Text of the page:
EnterpriseDB isn't as widely used as MySQL, though many consider it a better fit for larger enterprise workloads, and it has already been able to win over customers from Oracle. But it's also important to keep in mind that this is an investment, and not an acquisition.
One of the challenges facing Oracle in its $7.4 billion takeover bid of Sun Microsystems is in convincing the European Commission that it plans to devote just as much attention to the free, open-source MySQL database as it will on any of its own costlier parallel database products. So far Oracle has a hard time convincing the EC of that, so should Oracle drop MySQL altogether? Former MYSQL business adviser Florian Mueller seems to think so.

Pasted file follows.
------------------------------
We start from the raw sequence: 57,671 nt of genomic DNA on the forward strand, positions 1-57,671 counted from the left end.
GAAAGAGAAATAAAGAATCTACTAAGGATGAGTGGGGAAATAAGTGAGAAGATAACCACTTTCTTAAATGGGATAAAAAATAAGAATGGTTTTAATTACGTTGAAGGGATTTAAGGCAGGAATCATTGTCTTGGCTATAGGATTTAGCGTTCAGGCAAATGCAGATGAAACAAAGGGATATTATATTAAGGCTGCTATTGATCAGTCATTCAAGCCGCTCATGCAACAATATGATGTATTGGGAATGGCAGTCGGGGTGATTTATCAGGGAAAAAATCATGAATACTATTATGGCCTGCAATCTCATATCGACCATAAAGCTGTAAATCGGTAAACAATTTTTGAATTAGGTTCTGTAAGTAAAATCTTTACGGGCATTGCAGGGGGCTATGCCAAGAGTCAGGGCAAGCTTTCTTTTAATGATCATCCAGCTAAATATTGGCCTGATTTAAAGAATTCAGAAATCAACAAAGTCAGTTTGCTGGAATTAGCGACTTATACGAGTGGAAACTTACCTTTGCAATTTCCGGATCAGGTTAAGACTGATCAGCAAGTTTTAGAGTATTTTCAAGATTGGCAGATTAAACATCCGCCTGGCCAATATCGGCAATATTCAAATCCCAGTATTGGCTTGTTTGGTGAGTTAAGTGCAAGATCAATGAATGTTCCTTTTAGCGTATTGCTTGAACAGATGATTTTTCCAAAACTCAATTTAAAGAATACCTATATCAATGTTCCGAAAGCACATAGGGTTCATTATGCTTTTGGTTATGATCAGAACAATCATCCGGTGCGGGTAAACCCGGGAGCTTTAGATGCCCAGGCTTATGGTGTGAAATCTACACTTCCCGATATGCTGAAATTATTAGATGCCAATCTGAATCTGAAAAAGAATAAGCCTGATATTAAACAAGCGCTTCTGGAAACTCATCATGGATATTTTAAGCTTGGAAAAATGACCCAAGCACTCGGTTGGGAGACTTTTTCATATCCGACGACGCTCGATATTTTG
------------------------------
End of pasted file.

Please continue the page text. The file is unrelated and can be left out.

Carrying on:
Mueller isn't alone, either. Members of the EC feel that owning MySQL through the acquisition of Sun presents a huge conflict of interest for Oracle, who is poised to become the owner of its biggest open-source competitor.
"Oracle is a high-priced cash cow in the parallel database business," Mueller said during a press conference on Monday. "Why then should it be the one entity that controls development, determines revenues, and controls an R&D budget of a competing product that it sells against directly in the database market?"
Naturally, Oracle has a different perspective. According to Oracle CEO and founder Larry Ellison, MySQL isn't a competitor at all, and he points out MySQL has its own market and following. Instead, Ellison says Microsoft SQL Server is Oracle's competition.
But no matter how Ellison feels, it's the EC who has the final word, at least in Europe. Without the EC's stamp of approval, Oracle won't be able to do business in Europe. As it stands, the EC has set a deadline of January 19, 2010 to make a final decision to sanction the deal or not, although it could decide even sooner.